We’re still enjoying sweet potatoes from storage. I sliced up one of the Purple ones and grilled it for lunch one day, along with a lamb chop. My wife has not acquired a taste for lamb yet, so I occasionally fix it when she is out. I also added a bit of homemade fermented red turnip and kohlrabi kraut as a colorful side. The Purple sweet potatoes are great in so many dishes, and I also roasted some of them last week along with chicken.
I’m also still experimenting with various dried beans and lentils. Last Monday I made a Garlic Dal using some split Pigeon Peas (aka Toor Dal), plus green garlic and cilantro from our garden. I can’t believe there are no photos of it but in my haste to eat I neglected to document the occasion. Saturday I made a salad of black lentils that wasn’t camera shy. Along with the lentils it had grated carrot, dehydrated tomatoes, cilantro and parsley from our garden plus a bit of avocado from faraway places. I tossed it with a light dressing of walnut oil and Meyer lemon juice, plus a little Dulce Rojo paprika from last year and served it atop some leaf lettuce from the greenhouse. It made a tasty meal for lunch that day.
I got all of the tomato seedlings potted up into larger containers next week. That not only gives the roots more room, but also lets me bury the tomato seedling a little deeper in the pot to keep it from getting leggy. I used 3.5″ pots since you can fit 18 of those in a standard 1020 tray. I’m guessing it will be two or three weeks before I plant them, depending on when the soil dries out and warms up. We had two mornings with frost last week, as you can see in the below photo, so I’m not in a big hurry to get them in the ground just yet. They’ll do better on the greenhouse shelf for a while longer.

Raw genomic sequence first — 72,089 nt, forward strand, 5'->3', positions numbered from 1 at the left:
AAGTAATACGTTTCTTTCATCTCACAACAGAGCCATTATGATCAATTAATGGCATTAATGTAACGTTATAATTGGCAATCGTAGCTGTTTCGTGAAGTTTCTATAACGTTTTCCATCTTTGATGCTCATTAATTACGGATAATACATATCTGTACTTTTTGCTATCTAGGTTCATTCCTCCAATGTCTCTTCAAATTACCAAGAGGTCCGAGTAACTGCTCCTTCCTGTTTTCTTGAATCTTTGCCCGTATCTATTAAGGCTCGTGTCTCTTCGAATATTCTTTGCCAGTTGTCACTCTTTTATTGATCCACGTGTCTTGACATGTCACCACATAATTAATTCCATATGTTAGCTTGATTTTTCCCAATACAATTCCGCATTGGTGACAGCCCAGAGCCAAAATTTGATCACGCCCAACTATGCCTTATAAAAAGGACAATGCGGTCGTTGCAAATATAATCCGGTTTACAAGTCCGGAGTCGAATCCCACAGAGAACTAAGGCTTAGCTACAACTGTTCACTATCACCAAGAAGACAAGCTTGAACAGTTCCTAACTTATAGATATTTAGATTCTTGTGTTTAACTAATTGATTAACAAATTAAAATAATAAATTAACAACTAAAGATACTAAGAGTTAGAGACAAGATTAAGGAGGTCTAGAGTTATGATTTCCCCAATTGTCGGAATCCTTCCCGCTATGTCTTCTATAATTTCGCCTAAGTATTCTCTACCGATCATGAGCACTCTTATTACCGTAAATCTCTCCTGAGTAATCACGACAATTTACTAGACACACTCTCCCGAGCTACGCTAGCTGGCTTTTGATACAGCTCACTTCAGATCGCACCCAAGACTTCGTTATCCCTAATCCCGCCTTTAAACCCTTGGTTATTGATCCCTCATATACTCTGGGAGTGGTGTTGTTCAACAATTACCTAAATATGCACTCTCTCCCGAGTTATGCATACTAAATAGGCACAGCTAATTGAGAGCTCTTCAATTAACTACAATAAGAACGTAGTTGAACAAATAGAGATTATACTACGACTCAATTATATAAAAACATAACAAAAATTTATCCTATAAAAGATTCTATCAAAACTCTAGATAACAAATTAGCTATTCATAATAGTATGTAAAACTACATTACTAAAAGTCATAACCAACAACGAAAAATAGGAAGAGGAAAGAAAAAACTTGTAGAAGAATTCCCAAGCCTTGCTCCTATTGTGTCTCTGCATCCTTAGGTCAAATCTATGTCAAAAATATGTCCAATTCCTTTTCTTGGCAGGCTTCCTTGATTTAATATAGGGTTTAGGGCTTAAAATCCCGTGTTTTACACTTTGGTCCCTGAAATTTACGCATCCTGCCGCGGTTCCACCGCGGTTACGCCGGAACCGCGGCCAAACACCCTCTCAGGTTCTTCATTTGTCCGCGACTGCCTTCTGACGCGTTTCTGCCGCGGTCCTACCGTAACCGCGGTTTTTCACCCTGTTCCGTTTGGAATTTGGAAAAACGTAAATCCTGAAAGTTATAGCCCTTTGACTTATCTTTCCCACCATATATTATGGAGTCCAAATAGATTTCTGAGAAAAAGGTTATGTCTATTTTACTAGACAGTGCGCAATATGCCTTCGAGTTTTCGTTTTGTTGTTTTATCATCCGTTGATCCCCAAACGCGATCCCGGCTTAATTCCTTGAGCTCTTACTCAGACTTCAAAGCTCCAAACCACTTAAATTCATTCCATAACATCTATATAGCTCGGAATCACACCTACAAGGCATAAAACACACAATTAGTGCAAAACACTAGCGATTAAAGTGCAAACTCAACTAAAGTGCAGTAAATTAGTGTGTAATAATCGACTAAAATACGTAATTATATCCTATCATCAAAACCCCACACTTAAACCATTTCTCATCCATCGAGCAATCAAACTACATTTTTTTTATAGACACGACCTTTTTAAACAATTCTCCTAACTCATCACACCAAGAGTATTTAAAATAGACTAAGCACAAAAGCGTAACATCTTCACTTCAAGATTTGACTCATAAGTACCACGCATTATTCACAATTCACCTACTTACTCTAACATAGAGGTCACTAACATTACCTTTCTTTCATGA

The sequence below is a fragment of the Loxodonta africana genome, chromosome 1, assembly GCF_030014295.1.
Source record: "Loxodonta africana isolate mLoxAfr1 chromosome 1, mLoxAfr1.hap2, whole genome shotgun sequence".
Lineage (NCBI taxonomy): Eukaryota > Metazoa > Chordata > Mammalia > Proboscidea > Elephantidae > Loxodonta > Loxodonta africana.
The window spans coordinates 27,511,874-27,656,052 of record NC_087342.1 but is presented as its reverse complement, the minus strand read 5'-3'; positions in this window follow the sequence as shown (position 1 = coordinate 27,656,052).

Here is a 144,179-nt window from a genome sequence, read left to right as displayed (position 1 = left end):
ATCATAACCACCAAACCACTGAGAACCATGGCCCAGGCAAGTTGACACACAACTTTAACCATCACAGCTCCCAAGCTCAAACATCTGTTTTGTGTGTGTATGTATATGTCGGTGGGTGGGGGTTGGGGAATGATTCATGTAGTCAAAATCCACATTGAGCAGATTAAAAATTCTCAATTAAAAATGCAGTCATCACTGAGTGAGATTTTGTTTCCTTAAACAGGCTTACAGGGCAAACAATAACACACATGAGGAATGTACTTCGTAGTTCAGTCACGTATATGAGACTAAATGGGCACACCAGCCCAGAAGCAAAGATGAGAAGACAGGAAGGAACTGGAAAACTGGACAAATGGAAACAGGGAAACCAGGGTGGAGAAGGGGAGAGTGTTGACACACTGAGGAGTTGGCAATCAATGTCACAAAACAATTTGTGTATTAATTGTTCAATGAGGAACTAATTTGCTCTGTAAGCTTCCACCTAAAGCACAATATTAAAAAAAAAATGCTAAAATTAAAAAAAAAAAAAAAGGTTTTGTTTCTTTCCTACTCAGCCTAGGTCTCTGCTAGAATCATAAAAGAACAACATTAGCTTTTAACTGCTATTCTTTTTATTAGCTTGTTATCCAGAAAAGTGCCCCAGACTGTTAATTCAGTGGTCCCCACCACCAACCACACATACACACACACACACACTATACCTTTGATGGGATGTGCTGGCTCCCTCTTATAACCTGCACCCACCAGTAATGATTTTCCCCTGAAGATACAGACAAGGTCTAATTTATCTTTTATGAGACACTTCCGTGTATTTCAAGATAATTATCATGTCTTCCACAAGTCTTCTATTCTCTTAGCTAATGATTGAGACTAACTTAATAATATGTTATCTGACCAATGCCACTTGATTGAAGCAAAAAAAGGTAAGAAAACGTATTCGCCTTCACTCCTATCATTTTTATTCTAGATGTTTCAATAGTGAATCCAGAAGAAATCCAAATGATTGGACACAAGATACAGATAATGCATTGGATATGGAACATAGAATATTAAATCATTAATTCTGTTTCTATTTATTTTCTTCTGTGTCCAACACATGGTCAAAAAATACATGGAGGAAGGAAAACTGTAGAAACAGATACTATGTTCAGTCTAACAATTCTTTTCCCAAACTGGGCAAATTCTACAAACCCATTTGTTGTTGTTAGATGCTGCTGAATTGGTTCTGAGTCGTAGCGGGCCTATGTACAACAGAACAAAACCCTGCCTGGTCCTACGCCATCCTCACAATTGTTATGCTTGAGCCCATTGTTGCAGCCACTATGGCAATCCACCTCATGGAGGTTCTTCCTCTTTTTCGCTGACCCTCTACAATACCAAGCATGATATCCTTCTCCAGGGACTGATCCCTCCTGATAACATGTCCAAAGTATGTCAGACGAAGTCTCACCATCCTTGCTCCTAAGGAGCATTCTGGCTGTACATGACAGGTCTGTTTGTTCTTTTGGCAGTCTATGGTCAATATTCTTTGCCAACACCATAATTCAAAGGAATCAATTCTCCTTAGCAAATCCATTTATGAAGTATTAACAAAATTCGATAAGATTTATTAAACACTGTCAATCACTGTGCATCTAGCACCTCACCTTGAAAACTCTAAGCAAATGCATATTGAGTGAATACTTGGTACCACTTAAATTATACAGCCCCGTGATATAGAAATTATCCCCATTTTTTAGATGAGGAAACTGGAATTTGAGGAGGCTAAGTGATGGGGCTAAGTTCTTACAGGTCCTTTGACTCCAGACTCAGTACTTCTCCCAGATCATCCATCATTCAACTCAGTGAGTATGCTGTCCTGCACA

Also in the greenhouse, some Baby Oakleaf lettuce is growing fast in one of the mini salad boxes. I planted this lettuce in a cold frame bed about three weeks ago, but had plants left over. I wanted to see how it could do in a container planting. It’s looking good so far. Since I’ve never grown this variety before, I don’t really know how big it gets, except it should be more compact than a regular oakleaf lettuce. I guess we will know in a few more weeks.
I pulled the rest of the bolting spinach in the greenhouse bed last week. There was a little over three pounds of it, and I blanched and froze most of it. I saved out enough to make a side dish for us one night, sauteed along with some mushrooms and garlic.
That’s the buzz around here lately. It’s my turn to cook again this week and I am hoping to get a taste of the Cime di Rapa (aka rapini) I planted in one of the cold frame beds. I also need to pull the Siberian kale in the greenhouse, since it is starting to flower. I’ll plant that space to something else, more greens no doubt. I have plenty of seedlings waiting for a home. To see what others are buzzing about, visit Daphne’s Dandelions where Daphne hosts Harvest Mondays. I’ll be back soon with more happenings from HA.